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Taking a Personalized Approach to a Deadly Disease-Matt Ellefson

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Matt Ellefson’s cancer journey began in the fall of 2009 with a cough that he chalked up to seasonal allergies. But the cough lingered, and one morning he woke up coughing up blood.

“A few hours later I found myself in a hospital bed with a diagnosis of advanced lung cancer,” he says. His doctor told him that, without treatment, he could expect to live eight months and, even with treatment, his five-year survival rate was less than 5 percent.

Rather than surrender to his disease, Ellefson decided to wager on those grim odds and began treatment, which gained him a year in remission. But in 2011 the cancer came back, this time in a lymph node.

Sitting in his oncologist’s office waiting to hear about his treatment options, Ellefson was checking e-mail on his phone when he came across information about a new drug that was just approved to treat lung cancer with the anaplastic lymphoma kinase (ALK) gene mutation. He asked his oncologist about the therapy, tested positive for the mutation, and began treatment.

“I was shocked at how great I felt in a matter of two weeks,” Ellefson says. And shortly after starting treatment there, he says there were no signs of cancer in his body.




New hope through new treatments
Ellefson’s story is one that is becoming increasingly common as treatments evolve for lung cancer, which is one of the most challenging diseases to treat.

Scientists now know that cancer is not one disease, but a collection of hundreds of different diseases, and they’re attempting to tailor their treatment approaches to the specific patients who might benefit.

In 2003, scientists successfully mapped the human genome, which has opened new scientific learnings and opportunities for biopharmaceutical researchers to develop treatments that target cancers at the molecular level.

Cancer takes a heavy toll
Despite the numerous treatment advances, cancer still places a heavy burden on patients, their families, and society. It’s the second leading cause of death in the U.S., affecting one in every two men, and one in every three women, according to the American Cancer Society.

And lung cancer ranks as the second most common type of cancer and the leading cause of cancer deaths. In fact, lung cancer kills almost twice as many women as breast cancer, and almost three times as many men as prostate cancer. More than 224,000 people will be told they have lung cancer this year, and 160,000 will die from the disease. Currently, only 16 percent of lung cancer patients diagnosed with disease survive for five years.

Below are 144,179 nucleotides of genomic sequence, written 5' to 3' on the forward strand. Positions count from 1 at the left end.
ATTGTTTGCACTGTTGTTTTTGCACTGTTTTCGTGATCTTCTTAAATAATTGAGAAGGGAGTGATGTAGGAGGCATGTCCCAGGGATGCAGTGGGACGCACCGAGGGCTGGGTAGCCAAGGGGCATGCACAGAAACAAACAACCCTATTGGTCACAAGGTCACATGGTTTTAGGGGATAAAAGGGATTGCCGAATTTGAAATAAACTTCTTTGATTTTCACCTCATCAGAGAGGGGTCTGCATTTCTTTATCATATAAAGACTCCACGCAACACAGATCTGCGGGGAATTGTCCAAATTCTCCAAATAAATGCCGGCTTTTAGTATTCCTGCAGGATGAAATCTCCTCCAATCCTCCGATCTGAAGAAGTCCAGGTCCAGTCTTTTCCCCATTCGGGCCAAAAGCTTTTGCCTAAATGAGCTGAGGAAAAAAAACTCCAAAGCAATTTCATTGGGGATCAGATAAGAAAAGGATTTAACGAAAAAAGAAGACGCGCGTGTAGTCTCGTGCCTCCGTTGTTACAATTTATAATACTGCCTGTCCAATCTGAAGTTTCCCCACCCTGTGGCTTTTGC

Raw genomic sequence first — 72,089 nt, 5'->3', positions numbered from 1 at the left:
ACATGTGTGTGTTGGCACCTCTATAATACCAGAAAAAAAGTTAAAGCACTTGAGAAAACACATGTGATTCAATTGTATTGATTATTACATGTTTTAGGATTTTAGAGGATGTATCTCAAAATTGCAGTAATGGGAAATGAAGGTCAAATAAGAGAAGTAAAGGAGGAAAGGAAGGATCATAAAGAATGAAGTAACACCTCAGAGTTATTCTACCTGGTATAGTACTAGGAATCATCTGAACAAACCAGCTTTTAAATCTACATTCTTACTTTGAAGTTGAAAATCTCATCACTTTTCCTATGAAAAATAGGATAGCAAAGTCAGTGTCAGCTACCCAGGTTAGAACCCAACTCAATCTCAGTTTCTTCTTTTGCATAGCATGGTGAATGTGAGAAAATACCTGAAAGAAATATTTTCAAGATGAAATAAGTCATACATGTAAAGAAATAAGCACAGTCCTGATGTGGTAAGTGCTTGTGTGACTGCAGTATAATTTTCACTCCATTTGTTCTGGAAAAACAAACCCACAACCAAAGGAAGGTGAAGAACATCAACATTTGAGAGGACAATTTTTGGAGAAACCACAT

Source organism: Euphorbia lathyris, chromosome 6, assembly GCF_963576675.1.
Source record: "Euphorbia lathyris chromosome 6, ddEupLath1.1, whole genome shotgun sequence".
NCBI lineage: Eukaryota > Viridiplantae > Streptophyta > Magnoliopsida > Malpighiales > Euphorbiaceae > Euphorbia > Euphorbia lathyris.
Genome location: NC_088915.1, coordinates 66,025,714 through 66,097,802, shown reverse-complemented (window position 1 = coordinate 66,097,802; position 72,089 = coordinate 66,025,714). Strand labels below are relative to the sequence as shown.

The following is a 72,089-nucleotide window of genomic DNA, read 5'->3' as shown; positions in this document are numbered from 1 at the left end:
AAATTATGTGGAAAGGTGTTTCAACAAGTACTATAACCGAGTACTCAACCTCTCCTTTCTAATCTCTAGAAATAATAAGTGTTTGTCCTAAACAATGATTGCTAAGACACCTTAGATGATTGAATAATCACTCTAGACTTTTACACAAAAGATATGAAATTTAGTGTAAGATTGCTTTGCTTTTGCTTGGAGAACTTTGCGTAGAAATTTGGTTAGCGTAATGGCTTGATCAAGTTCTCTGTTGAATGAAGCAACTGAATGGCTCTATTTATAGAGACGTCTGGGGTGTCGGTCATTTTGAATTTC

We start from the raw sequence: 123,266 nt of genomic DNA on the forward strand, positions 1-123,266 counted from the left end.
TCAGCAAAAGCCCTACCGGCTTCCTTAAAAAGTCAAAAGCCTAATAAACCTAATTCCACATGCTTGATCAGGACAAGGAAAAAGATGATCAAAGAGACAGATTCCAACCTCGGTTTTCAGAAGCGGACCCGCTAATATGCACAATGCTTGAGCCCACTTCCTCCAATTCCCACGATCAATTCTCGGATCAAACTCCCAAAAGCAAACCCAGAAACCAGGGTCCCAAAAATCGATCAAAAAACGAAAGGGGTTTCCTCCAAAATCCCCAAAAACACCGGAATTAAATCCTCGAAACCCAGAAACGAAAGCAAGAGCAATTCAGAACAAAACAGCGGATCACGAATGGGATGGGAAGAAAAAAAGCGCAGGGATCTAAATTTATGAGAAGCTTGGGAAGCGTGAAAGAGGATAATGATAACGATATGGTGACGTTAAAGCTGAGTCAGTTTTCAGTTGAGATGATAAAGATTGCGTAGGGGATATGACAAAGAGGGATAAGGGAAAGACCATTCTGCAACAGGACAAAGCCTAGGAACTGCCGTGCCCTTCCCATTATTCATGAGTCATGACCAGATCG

But today’s oncologists have a growing arsenal of treatments to choose from. This includes new genetic tests that can help doctors uncover the root causes of a patient’s cancer and give individuals new ways to fight it.

Advances here and on the horizon
“I tell family and friends that if I had been diagnosed a year earlier than I had, I probably wouldn’t be here today,” Ellefson says.

Other new treatments for lung cancer include:

• Advances in treatment of non-small cell lung cancer (NSCLC), including treatments that target mutations of the epidermal growth factor receptor (EGFR) gene, which are present in about 10% of all patients with NSCLC.
• Medicines that work by cutting off the blood supply that allows tumors to grow and thrive.
• Nanotechnology and nanodrugs, which are on the order of one millionth of a millimeter in size, to deliver the therapy right to the tumor without affecting surrounding tissues.

Holding out for future advances
“When I started the targeted therapy in 2011, I was told on average that the drug would work for eight to 10 months before the cancer would become resistant to the drug,” Ellefson says. Ellefson had a complete response to the drug, and during the last 36 months, he has been able to effectively control his cancer while living an active and productive life.

But today his doctors are better prepared than they would have been three years ago if his cancer does return.

In the amount of time that this medication has added to his life, Ellefson says three new drugs have come into use that his doctor can use as an alternative if his cancer starts to become resistant to his current treatment.

“It’s extremely important to be able to extend your life and keep the cancer at bay,” Ellefson concludes. And the journey that began in 2009 continues, with reason for continued optimism.



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